The two clinics in question, the Endoscopy Center of Southern Nevada and the Desert Shadow Endoscopy Center -- both now shut down -- treated about 50,000 patients over this amount of time, the A.P. said. Law enforcement officials from Las Vegas, Nevada and the U.S. government are pursing criminal investigations, according to the wire service.

The doctors who ran the clinics, Dipak Desai and Eladio Carrera, have had their medical licenses suspended and paid a $50,000 fine, the A.P. reported.

Brian Labus, a senior epidemiologist with the Southern Nevada Health District, told the A.P. that the link between being treated at the clinics and contracting Hepatitis C was strong. "We know they [the 84 patients] didn't have a positive test before they went to the clinic, and now they're positive," he said.

State officials are worried that all 50,000 patients who were treated at the clinics between March, 2004 and Jan. 11, 2008 may have been exposed to Hepatitis C, which can linger in a person's system for years without symptoms. The disease can result in liver failure.

Post-Concussion Activity Levels Affect Recovery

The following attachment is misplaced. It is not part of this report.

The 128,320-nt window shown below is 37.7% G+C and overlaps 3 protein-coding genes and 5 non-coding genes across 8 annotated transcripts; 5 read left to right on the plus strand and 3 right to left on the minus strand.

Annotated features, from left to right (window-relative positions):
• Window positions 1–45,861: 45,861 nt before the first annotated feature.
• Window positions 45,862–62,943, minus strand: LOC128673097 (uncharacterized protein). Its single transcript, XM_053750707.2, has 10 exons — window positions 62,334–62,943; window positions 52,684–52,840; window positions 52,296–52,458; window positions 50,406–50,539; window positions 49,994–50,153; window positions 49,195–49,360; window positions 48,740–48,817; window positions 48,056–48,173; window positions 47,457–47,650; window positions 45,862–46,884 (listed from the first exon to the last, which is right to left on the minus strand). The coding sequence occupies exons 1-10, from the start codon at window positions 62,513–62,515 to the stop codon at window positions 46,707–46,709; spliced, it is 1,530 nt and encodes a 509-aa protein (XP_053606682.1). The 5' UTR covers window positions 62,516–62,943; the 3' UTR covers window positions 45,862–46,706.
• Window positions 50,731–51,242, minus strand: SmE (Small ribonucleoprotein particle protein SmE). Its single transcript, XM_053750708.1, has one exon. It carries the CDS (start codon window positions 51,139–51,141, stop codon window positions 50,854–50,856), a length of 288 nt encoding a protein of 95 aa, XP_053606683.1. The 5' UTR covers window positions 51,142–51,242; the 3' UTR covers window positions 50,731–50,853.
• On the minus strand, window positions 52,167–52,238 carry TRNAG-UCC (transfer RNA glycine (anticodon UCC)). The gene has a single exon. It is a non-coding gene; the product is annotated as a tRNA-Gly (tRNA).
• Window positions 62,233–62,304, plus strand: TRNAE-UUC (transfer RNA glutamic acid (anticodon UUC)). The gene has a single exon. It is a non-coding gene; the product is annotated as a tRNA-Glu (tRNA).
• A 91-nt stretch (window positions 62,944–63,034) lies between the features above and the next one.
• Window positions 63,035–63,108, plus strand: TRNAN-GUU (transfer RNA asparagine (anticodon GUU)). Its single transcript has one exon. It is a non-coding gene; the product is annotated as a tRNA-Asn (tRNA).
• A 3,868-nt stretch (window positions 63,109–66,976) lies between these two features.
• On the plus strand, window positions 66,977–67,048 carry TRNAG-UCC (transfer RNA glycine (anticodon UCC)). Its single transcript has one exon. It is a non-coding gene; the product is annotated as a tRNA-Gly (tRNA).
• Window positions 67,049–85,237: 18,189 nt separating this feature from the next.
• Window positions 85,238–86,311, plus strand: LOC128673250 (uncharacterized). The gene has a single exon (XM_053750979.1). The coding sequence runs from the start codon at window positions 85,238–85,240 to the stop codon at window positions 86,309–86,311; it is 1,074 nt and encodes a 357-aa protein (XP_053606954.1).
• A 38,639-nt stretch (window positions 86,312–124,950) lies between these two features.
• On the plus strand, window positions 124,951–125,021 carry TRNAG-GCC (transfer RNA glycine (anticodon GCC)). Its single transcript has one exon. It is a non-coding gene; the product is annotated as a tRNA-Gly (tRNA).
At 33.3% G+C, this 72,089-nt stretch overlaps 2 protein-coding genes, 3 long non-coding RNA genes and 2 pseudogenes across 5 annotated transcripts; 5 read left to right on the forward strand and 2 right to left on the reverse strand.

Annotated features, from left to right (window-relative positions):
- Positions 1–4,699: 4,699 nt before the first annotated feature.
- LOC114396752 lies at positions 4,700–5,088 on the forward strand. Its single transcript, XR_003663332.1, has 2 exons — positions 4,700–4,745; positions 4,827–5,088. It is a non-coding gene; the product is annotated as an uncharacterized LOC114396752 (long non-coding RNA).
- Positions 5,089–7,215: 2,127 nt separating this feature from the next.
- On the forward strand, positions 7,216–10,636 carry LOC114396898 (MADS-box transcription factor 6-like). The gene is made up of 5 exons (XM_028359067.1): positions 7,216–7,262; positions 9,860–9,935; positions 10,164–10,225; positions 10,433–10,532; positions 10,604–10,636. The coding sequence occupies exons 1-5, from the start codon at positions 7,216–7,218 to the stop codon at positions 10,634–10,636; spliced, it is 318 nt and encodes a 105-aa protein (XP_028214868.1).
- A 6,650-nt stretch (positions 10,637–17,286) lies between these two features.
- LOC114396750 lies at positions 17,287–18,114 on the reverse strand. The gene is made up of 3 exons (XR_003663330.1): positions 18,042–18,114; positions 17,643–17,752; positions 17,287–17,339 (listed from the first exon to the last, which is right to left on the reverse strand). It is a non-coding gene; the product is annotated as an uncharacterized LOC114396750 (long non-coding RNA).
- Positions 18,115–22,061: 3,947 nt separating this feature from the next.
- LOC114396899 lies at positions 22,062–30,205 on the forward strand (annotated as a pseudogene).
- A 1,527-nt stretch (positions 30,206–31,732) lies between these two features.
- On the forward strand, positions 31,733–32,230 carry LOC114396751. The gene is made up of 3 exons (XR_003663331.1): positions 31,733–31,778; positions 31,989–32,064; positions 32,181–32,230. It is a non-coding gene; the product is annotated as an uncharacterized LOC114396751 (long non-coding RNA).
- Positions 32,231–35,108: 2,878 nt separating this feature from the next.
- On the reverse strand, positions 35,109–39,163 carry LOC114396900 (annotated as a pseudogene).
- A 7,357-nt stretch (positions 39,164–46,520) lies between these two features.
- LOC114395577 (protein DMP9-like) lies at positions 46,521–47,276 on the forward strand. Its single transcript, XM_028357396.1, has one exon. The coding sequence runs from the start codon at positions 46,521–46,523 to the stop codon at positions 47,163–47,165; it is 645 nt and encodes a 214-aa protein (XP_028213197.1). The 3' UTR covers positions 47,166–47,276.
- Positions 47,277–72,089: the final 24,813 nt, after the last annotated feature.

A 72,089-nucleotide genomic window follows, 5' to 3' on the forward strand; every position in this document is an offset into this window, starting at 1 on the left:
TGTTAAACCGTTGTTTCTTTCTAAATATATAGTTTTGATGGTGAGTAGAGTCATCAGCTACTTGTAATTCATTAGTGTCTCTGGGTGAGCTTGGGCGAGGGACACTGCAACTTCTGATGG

The activity level of athletes after they've suffered a concussion affects brain function and speed of recovery, says a U.S. study in the Journal of Athletic Training.

Athletes who engage in high levels of activity following a concussion showed impaired brain function, while those who engaged in moderate levels of activity had the best performance on brain function tests, the study found.

"We surmise that most athletes in the highest-intensity activity group probably experienced a less severe initial injury, but by continuing with high levels of activity, they began to exhibit similar symptoms to those who initially experienced a more severe concussion," researcher Jason P. Mihalik, a certified athletic trainer at the University of North Carolina, said in a prepared statement.

The study also found differences in recovery based on age and gender, which suggests that different post-concussion strategies may be needed for certain groups of athletes.


FDA Repeats Warning About Transplant Drugs

The organ transplant drugs CellCept and Myfortic can cause miscarriages and birth defects when used by pregnant women, the U.S. Food and Drug Administration reminded doctors Friday.

In an online notice to doctors posted Friday, the agency recommended "confirming that a pregnancy has not occurred and ensuring that patients use effective contraceptive measures," the Associated Press reported.